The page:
In Michigan, the Detroit public school system – the state’s largest – said on Thursday it would suspend of in-person education until Jan. 11, with the infection rate in the city rising rapidly. The district will hold all classes online starting Monday.

New York City Mayor Bill de Blasio said on Thursday that the country’s largest school system was preparing for a possible shutdown but closure might still be averted.

“We’re not there yet, and let’s pray we don’t get there,” de Blasio told reporters. De Blasio has said schools will close if the percentage of city residents testing positive, now at a seven-day average of 2.6%, surpasses 3%.

Total COVID-19 cases across the United States hit an all-time daily high for a second day in a row on Wednesday at 142,279 and crossed the 100,000 mark for an eighth consecutive day, Reuters data showed.

The number of people hospitalized with the virus surged to at least 64,939 by late Wednesday, the highest ever for a single day during the pandemic, increasing by more than 41% in the past two weeks. The death toll rose by 1,464 to a total of 241,809.

Vaccine developers have offered some good news this week, with Pfizer and BioNTech trumpeting successful early data from a large-scale clinical trial of a coronavirus vaccine.

Health experts are hopeful that a vaccine might become available in the coming months for the most vulnerable populations and for healthcare providers.

But with a more lengthy timeline for the general public, many are urging strict adherence to well-known virus mitigation measures like wearing a face covering, washing hands and maintaining a safe social distance.

“We hope that by the time you get into the second quarter, end of April, early May, May-June – somewhere around that time, the ordinary citizen should be able to get it,” Dr. Anthony Fauci, a top U.S. health official, told the ABC “Good Morning America” program on Thursday.

“What we need to do is what we’ve been talking about for some time now but really doubling down on it.”

(Reporting by Maria Caspani in New York and Anurag Maan in Bengaluru and Brendan O’Brien in Chicago, additional reporting by Peter Szekely in New York and Doina Chiacu in Washington; Editing by Howard Goller and Cynthia Osterman)

Trump supporters protest outside Arizona vote center

By Mimi Dwyer

PHOENIX (Reuters) – A crowd of Donald Trump supporters, some armed with rifles and handguns, gathered outside an election center in Arizona on Wednesday night after unsubstantiated rumors that votes for the Republican president were deliberately not being counted.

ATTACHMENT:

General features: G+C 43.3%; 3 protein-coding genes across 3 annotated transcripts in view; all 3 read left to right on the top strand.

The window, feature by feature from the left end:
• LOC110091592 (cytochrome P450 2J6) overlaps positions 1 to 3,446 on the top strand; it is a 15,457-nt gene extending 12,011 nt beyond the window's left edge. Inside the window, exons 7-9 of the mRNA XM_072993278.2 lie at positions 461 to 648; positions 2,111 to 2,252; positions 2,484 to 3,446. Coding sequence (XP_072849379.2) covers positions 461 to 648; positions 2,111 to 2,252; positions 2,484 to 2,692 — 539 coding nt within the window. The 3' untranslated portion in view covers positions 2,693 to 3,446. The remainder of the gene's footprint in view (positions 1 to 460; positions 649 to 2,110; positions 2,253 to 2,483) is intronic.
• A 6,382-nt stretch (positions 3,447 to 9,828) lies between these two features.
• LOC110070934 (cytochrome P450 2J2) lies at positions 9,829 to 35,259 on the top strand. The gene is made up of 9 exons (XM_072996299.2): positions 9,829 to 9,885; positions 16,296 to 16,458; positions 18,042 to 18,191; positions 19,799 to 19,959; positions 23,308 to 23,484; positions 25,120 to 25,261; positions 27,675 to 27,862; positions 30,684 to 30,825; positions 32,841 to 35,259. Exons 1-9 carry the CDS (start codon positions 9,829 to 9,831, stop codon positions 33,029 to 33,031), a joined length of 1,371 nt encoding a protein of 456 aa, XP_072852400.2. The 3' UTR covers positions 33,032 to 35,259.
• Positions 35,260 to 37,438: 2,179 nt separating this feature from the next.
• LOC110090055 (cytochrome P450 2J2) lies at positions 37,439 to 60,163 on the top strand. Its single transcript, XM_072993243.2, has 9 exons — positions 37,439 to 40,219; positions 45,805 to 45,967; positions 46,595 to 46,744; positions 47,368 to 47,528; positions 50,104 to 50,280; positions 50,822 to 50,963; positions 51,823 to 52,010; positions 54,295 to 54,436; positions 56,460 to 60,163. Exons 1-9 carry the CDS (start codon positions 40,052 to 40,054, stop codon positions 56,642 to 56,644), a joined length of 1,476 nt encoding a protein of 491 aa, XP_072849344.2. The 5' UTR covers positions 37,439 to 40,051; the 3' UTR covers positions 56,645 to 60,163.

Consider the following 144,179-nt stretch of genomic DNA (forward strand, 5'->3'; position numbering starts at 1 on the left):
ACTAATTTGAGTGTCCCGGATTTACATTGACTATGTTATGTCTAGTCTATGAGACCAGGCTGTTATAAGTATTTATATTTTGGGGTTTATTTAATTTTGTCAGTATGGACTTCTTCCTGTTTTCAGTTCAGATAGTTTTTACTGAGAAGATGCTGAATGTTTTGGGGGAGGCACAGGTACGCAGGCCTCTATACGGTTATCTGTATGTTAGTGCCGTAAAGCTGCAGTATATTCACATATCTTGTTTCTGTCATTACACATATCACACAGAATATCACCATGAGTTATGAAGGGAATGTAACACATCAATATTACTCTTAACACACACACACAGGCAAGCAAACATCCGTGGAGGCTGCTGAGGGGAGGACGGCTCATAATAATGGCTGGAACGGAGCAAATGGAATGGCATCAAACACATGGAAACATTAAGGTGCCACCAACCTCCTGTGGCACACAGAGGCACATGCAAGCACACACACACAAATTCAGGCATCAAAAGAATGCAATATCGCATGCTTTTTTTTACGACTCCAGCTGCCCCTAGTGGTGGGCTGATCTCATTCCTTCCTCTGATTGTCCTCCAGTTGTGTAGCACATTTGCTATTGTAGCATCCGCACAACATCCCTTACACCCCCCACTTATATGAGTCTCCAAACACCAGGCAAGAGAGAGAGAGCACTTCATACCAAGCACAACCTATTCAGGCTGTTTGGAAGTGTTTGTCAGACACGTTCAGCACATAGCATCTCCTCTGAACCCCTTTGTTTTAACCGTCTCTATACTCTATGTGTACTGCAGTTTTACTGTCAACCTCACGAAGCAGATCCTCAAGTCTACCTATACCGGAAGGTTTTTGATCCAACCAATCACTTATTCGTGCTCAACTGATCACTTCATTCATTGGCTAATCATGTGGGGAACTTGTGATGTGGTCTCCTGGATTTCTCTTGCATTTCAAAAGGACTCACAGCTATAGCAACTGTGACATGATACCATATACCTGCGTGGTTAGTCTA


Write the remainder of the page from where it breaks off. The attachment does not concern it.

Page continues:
Chanting “Stop the steal!,” and “Count my vote,” the mostly unmasked protesters stood in front of the Maricopa County Elections Department in Phoenix, as Democratic presidential candidate Joe Biden held a razor thin lead in the critical battleground state. Some news outlets have called Arizona for Biden, but Trump’s campaign says it is still in play.

A victory for Biden in Arizona would give the Democrat 11 electoral votes, a major boost in his bid to win the White House, while severely narrowing Trump’s path to re-election, in a state the Republican won in 2016.

On Election night Fox News and the Associated Press called Arizona for Biden, even though only just over 70% of the vote had been counted, a move that infuriated Trump and his aides.

Some of the roughly 200 protesters, who were faced by a line of armed county sheriffs, chanted “Shame on Fox!”. Some said they came out after a tweet from Mike Cernovich, a right-wing activist.

Chris Michael, 40, from Gilbert, Arizona, said he came to make sure all votes are counted. He said he wants assurances that the counting was done “ethically and legally.”

Rumors spread on Facebook Tuesday night that some Maricopa votes were not being counted because voters used Sharpie pens to mark their ballots. Local election officials insisted that was not true.

With the count still under way in several key states, Trump has accused the Democrats of trying to steal the election without evidence and filed lawsuits in several states related to vote-counting.

A similar scene played out on Wednesday afternoon in downtown Detroit, where city election officials blocked about 30 people, mostly Republicans, from entering a vote-counting hall amid unfounded claims that the vote count was fraudulent.